Plaudits: Washingtonian 2011 #13, Washingtonian 2010 #12, Washingtonian 2009 #7, Washingtonian 2008 #8, Washington City Paper's Young and Hungry Top 50 2009
Neighborhood: K Street, Farragut/Dupont Circle
For our date night this Restaurant Week, Official Girlfriend of DCWD Texas and I headed to one of my favorite DC restaurants, Vidalia, former home of Rogue 24's R.J. Cooper, and owned by Jeff Buben of Bistro Bis.
On the flipside of a glass divider is the main dining area, a room bathed in cream and cocoa brown, full of clean and modern lines. Seating in this area is a row of half-booths along the divider, a row of twos, and then a set of half-circle booths. Off to one side is a side room, which seems to be completely orange and to the back is a raised level, where we sat for this meal.
To start, Texas and I each had a cocktail, her the Charleston tea (Firefly, hum herbal liqueur, ginger ale) and me a classic mint julep. Perhaps mine was true to form, but hers was absolutely to die for, just the right amount of sweet and sharp.
These came with our bread course, which was notable in that it was cornbread and an onion focaccia and was served with marmalade. This was followed quickly by a small amuse-bouche: a small and forgettable tartlet that struggles to stand out in my memory.
For my first course, I ordered the pork posole, a stew made with hominy maize, peppers, cabbage, cilantro, and lime, topped with pork cracklings. It was rich and unctuous while retaining some gritty texture from the maize base, with some nice heat and amazing textural contrast from the cracklings. Honestly, I wish I had more of them. Overall, it was interesting while being somewhat traditional.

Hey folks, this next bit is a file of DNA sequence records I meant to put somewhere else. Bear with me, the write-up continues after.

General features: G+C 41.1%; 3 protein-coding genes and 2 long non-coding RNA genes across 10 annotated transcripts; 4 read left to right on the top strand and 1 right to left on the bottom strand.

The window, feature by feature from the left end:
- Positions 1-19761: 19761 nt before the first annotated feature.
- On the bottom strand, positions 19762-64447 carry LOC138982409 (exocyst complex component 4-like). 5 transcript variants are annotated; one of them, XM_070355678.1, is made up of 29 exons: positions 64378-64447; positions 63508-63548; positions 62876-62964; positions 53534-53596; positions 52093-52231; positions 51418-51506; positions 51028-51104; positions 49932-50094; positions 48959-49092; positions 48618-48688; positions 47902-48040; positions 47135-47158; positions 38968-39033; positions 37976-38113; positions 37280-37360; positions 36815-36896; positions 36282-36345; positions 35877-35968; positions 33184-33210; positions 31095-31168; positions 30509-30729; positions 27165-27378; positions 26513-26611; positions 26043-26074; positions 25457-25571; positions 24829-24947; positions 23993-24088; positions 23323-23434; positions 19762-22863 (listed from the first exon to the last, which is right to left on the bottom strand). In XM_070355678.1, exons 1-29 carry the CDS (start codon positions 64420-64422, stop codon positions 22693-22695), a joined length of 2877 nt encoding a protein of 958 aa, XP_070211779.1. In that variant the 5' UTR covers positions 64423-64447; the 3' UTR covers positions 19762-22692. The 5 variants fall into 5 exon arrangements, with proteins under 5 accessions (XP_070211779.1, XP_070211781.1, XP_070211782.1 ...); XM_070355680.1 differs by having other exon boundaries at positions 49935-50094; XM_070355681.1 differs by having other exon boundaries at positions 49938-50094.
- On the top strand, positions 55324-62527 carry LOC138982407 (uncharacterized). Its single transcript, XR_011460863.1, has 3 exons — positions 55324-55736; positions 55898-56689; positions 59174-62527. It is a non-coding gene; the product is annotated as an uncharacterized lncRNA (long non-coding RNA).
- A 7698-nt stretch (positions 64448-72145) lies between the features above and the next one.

Texas had the lemon ricotta ravioli, stuffed with summer squash and toasted almonds, and topped with basil and tomato butter. There was a lot to love about this dish. For one, it was a lovely summer bite: strong flavors from the lemon and the squash, creaminess from the cheese, but still overall very light. In contrast to mine, it was more refreshing than filling.
Texas ordered the chicken-fried quail with butterbean-corn succotash, tomatoes, okra, and scallions, with a sweet pepper relish. This was slightly better than the rib, by virtue of being more interesting, but was perhaps no more memorable. In this instance, the quail was a little stringy and the chicken fry didn't add much to the dish.
Dessert was slightly better. I had a grasshopper torte, a piece of white chocolate-mint mousse with a feuilletine crunch and bittersweet chocolate. It was pleasant, like biting into a chunk of mint chocolate chip ice cream. Though that was pretty much it. Enjoyable, but only in its small portion form.
Texas had the peach-blackberry crisp topped with a pecan-oatmeal streusel and peach-buttermilk mousse. This was a little bit better, fresh with some needed crunch. In a night where a few things missed the mark, it was at least "distinctly Southern."
Definitely down a notch after Cooper's departure. Still good and worth a visit, but not the treasure it used to be.
Food Rating: *** 1/2 (out of 5)
Date Rating: 4 Hearts (out of 5)
Dress Code: Business
Bar Rating: Classy Crowd to Suits Scene
Vibe: Calm to chatty
Cost: $$$$ (out of 5) ($75-$100 for two)
Pairing: It's Shear Madness time at the Kennedy Center Theater Lab. Head over to the iconic theater, and finish the night on the rooftop with a beautiful Potomac view.